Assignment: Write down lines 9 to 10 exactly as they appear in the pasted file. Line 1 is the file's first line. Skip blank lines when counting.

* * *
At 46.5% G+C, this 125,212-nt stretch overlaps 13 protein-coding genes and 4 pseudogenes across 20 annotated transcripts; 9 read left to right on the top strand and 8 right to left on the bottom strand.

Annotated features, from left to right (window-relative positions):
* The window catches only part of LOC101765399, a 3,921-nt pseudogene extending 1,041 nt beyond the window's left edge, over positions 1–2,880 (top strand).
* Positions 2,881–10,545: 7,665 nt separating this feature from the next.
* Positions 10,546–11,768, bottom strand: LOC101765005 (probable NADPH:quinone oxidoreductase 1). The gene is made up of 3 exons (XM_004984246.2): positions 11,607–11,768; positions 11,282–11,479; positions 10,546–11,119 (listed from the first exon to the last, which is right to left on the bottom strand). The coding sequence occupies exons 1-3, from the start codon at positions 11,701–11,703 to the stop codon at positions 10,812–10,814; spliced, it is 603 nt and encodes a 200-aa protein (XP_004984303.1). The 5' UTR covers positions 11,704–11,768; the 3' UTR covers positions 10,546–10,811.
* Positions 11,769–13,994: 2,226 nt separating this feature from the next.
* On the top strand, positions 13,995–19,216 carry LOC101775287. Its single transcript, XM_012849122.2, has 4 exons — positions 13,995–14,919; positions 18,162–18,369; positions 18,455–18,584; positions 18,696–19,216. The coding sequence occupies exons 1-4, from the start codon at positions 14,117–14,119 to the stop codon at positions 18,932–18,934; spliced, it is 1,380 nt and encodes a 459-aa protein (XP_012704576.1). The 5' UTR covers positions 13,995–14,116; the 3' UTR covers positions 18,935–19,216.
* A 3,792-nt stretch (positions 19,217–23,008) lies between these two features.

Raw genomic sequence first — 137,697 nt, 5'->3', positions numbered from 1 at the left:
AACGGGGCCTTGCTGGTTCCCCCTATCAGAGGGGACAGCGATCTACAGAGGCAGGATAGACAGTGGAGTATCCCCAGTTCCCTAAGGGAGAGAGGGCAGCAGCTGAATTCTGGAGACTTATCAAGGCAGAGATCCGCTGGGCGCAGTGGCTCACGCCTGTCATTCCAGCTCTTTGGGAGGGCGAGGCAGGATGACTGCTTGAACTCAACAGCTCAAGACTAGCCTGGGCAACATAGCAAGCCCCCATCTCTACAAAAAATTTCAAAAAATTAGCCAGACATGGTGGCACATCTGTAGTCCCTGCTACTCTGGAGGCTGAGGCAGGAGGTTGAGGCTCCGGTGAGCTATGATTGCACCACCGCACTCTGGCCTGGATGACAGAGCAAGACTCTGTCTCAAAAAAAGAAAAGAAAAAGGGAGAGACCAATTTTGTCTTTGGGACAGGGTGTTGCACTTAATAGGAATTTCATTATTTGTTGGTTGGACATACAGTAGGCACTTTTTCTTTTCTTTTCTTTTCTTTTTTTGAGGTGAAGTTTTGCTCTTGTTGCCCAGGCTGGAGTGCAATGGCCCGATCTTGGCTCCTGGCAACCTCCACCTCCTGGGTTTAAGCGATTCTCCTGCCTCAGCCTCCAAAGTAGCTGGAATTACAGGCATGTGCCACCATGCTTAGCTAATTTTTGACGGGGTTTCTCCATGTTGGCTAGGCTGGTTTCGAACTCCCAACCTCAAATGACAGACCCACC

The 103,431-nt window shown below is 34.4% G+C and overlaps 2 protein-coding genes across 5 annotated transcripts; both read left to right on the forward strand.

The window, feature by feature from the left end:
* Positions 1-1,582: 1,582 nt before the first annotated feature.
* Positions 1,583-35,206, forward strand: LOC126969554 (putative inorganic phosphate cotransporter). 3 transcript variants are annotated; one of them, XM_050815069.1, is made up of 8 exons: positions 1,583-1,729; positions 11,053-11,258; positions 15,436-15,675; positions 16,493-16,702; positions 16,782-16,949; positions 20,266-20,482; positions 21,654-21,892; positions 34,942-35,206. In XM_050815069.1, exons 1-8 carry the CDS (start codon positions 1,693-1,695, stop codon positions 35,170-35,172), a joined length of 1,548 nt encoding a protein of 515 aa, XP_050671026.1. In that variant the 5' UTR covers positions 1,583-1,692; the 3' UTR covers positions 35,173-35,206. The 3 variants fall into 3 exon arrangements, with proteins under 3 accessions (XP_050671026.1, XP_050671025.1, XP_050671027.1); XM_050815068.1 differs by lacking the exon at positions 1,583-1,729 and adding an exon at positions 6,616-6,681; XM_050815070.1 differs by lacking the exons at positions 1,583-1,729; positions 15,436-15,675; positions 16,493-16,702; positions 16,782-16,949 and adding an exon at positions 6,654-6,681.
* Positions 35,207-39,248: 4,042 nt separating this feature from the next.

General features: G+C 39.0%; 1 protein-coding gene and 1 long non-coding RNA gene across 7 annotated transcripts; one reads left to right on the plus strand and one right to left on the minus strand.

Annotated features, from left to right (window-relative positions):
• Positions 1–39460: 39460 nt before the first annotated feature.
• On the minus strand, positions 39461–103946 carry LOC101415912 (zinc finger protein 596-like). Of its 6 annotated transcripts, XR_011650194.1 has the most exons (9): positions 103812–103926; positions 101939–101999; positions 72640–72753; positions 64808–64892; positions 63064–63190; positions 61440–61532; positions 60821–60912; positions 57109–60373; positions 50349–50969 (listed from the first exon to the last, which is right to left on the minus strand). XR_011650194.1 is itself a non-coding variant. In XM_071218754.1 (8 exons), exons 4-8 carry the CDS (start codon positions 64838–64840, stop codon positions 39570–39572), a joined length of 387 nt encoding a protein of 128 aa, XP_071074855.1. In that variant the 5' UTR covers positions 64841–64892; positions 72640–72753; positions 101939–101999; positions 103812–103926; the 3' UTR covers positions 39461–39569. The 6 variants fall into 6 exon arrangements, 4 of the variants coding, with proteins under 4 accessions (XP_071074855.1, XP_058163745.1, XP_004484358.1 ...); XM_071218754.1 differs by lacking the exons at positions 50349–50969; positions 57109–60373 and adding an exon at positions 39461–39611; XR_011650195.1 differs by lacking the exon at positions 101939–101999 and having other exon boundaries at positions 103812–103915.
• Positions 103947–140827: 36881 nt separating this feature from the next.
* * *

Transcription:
Raw genomic sequence first — 137,697 nt, 5'->3', positions numbered from 1 at the left:
AACGGGGCCTTGCTGGTTCCCCCTATCAGAGGGGACAGCGATCTACAGAGGCAGGATAGACAGTGGAGTATCCCCAGTTCCCTAAGGGAGAGAGGGCAGCAGCTGAATTCTGGAGACTTATCAAGGCAGAGATCCGCTGGGCGCAGTGGCTCACGCCTGTCATTCCAGCTCTTTGGGAGGGCGAGGCAGGATGACTGCTTGAACTCAACAGCTCAAGACTAGCCTGGGCAACATAGCAAGCCCCCATCTCTACAAAAAATTTCAAAAAATTAGCCAGACATGGTGGCACATCTGTAGTCCCTGCTACTCTGGAGGCTGAGGCAGGAGGTTGAGGCTCCGGTGAGCTATGATTGCACCACCGCACTCTGGCCTGGATGACAGAGCAAGACTCTGTCTCAAAAAAAGAAAAGAAAAAGGGAGAGACCAATTTTGTCTTTGGGACAGGGTGTTGCACTTAATAGGAATTTCATTATTTGTTGGTTGGACATACAGTAGGCACTTTTTCTTTTCTTTTCTTTTCTTTTTTTGAGGTGAAGTTTTGCTCTTGTTGCCCAGGCTGGAGTGCAATGGCCCGATCTTGGCTCCTGGCAACCTCCACCTCCTGGGTTTAAGCGATTCTCCTGCCTCAGCCTCCAAAGTAGCTGGAATTACAGGCATGTGCCACCATGCTTAGCTAATTTTTGACGGGGTTTCTCCATGTTGGCTAGGCTGGTTTCGAACTCCCAACCTCAAATGACAGACCCACC